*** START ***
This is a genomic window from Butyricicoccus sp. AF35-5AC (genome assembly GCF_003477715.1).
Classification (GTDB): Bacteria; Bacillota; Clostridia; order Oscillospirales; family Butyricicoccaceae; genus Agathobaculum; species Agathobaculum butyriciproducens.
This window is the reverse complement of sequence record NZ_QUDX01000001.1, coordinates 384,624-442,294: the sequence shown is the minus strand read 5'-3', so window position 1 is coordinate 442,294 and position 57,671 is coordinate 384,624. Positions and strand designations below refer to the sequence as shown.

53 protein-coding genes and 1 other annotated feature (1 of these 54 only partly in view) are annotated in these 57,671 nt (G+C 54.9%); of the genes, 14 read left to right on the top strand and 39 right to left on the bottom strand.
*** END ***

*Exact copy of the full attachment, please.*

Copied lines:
This is a genomic window from Butyricicoccus sp. AF35-5AC (genome assembly GCF_003477715.1).
Classification (GTDB): Bacteria; Bacillota; Clostridia; order Oscillospirales; family Butyricicoccaceae; genus Agathobaculum; species Agathobaculum butyriciproducens.
This window is the reverse complement of sequence record NZ_QUDX01000001.1, coordinates 384,624-442,294: the sequence shown is the minus strand read 5'-3', so window position 1 is coordinate 442,294 and position 57,671 is coordinate 384,624. Positions and strand designations below refer to the sequence as shown.

53 protein-coding genes and 1 other annotated feature (1 of these 54 only partly in view) are annotated in these 57,671 nt (G+C 54.9%); of the genes, 14 read left to right on the top strand and 39 right to left on the bottom strand.